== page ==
Transnational Litigation, Arbitration, and Dispute Resolution

Helms-Burton, the U.S., and the WTO

Rarely has a move by the U.S. government to impose its political views on other countries' economies aroused as much anger as has the Cuban Liberty and Democratic Solidarity (Libertad) Act of 1996, widely known as the Helms-Burton Act. President Clinton originally opposed the Act, but signed it into law in March 1996, following the downing by the Cuban Air Force of two light planes flown by members of an anti-Castro organization based in the United States. 
 
Topic: 
Volume: 
2
Issue: 
1
Author: 
John H. Jackson
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International Court of Justice Rejects Jurisdiction in Fisheries Jurisdiction Case brought by Spain against Canada

Topic: 
Volume: 
3
Issue: 
13
Author: 
Pieter H.F. Bekker
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OAS Mediates in Belize-Guatemala Border Dispute

I. Introduction: 
 
On November 8, 2000, the heads of the delegations of Belize and Guatemala signed an agreement to adopt a comprehensive set of "confidence-building measures to avoid incidents between the two countries", according to the press release E-195/00 issued by the Permanent Council of the Organization of the American States (OAS) in Washington, D.C. This agreement was described by the Secretary-General of the OAS, Cesar Gaviria, as a milestone. 
 
Topic: 
Volume: 
5
Issue: 
20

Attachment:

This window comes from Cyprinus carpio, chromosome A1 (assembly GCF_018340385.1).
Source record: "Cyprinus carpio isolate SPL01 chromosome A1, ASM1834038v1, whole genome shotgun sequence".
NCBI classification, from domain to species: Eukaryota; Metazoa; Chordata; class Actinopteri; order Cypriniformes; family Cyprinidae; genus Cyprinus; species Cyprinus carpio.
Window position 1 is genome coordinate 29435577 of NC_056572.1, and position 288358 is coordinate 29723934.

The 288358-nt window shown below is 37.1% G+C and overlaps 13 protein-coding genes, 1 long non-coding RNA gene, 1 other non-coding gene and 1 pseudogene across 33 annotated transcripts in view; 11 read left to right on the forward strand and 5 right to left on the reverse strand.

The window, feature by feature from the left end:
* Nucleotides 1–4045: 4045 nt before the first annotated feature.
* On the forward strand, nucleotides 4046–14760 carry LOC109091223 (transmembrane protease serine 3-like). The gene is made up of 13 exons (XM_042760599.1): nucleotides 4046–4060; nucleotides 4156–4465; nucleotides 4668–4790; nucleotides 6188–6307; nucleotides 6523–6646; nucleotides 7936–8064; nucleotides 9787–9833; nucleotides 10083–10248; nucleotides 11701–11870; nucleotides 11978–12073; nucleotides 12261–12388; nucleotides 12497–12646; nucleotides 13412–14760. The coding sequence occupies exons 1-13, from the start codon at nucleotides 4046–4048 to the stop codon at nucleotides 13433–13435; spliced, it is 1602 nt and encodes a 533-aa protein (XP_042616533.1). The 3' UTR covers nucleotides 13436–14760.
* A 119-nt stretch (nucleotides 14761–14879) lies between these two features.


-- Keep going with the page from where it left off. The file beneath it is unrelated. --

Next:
Author: 
Montserrat Gorina-Ysern
Image: 

OAS Mediates in Belize-Guatemala Border Dispute

I. Introduction: 
 
On November 8, 2000, the heads of the delegations of Belize and Guatemala signed an agreement to adopt a comprehensive set of "confidence-building measures to avoid incidents between the two countries", according to the press release E-195/00 issued by the Permanent Council of the Organization of the American States (OAS) in Washington, D.C. This agreement was described by the Secretary-General of the OAS, Cesar Gaviria, as a milestone. 
 
Topic: 
Volume: 
5
Issue: 
20
Author: 
Montserrat Gorina-Ysern
Image: 

World Court Rejects Jurisdiction in 1999 Aerial Incident Case brought by Pakistan against India

On June 21, 2000, the International Court of Justice (ICJ) ruled (14-2) that it lacks jurisdiction to adjudicate the dispute brought by Pakistan against India in September 1999. The Court, which is the principal judicial organ of the United Nations entrusted with settling legal disputes between sovereign States, consists of 15 judges elected to nine-year terms by the UN General Assembly and Security Council, together with two judges ad hoc appointed especially for the case by Pakistan and India. The ICJ has its seat at the Peace Palace in The Hague, the Netherlands.
Topic: 
Volume: 
5
Issue: 
8
Author: 
Pieter H.F. Bekker
Image: 

Nicaragua Sues Colombia before the World Court over a Dispute Concerning Territorial Questions and Maritime Delimitation in the Western Caribbean

Topic: 
Volume: 
6
Issue: 
21
Author: 
Pieter H.F. Bekker
Image: